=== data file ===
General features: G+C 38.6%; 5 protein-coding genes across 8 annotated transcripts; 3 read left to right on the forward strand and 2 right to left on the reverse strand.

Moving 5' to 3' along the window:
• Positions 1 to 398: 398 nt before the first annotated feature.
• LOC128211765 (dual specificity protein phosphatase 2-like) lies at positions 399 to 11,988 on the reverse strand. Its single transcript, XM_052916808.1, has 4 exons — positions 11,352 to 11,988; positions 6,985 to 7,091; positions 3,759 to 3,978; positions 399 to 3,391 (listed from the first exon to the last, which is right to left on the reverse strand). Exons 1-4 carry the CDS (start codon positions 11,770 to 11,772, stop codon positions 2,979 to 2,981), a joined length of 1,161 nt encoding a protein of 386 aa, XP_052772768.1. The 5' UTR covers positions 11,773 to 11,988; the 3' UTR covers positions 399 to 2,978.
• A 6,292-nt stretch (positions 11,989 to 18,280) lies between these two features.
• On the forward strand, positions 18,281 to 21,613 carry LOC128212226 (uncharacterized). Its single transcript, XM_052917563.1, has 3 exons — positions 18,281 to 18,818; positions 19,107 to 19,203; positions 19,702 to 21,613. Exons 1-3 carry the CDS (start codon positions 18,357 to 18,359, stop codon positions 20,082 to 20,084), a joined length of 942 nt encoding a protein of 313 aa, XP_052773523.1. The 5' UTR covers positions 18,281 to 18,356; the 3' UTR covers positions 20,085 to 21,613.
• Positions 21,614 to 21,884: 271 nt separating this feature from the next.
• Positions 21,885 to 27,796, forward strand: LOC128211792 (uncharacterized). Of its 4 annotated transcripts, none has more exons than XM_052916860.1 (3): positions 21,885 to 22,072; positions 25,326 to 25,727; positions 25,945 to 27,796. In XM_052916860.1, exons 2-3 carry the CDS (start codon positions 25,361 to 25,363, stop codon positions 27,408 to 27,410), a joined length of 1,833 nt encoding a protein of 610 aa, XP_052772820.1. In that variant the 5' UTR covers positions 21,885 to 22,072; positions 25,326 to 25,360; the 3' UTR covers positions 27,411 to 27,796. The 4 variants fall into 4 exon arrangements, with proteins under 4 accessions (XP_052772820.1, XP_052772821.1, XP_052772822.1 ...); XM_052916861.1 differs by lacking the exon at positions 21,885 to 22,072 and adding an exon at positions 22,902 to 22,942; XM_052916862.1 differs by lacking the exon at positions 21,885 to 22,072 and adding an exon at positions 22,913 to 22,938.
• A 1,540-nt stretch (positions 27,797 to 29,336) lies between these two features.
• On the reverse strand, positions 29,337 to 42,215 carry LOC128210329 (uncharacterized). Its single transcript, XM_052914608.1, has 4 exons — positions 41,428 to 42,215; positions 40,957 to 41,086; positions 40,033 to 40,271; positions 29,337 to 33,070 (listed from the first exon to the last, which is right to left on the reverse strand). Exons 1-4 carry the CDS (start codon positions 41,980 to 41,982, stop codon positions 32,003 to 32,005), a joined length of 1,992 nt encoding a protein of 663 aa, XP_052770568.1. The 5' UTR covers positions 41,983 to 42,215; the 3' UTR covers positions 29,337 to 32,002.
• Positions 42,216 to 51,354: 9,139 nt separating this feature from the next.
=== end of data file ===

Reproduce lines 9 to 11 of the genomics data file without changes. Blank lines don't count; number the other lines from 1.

• A 1,540-nt stretch (positions 27,797 to 29,336) lies between these two features.
• On the reverse strand, positions 29,337 to 42,215 carry LOC128210329 (uncharacterized). Its single transcript, XM_052914608.1, has 4 exons — positions 41,428 to 42,215; positions 40,957 to 41,086; positions 40,033 to 40,271; positions 29,337 to 33,070 (listed from the first exon to the last, which is right to left on the reverse strand). Exons 1-4 carry the CDS (start codon positions 41,980 to 41,982, stop codon positions 32,003 to 32,005), a joined length of 1,992 nt encoding a protein of 663 aa, XP_052770568.1. The 5' UTR covers positions 41,983 to 42,215; the 3' UTR covers positions 29,337 to 32,002.
• Positions 42,216 to 51,354: 9,139 nt separating this feature from the next.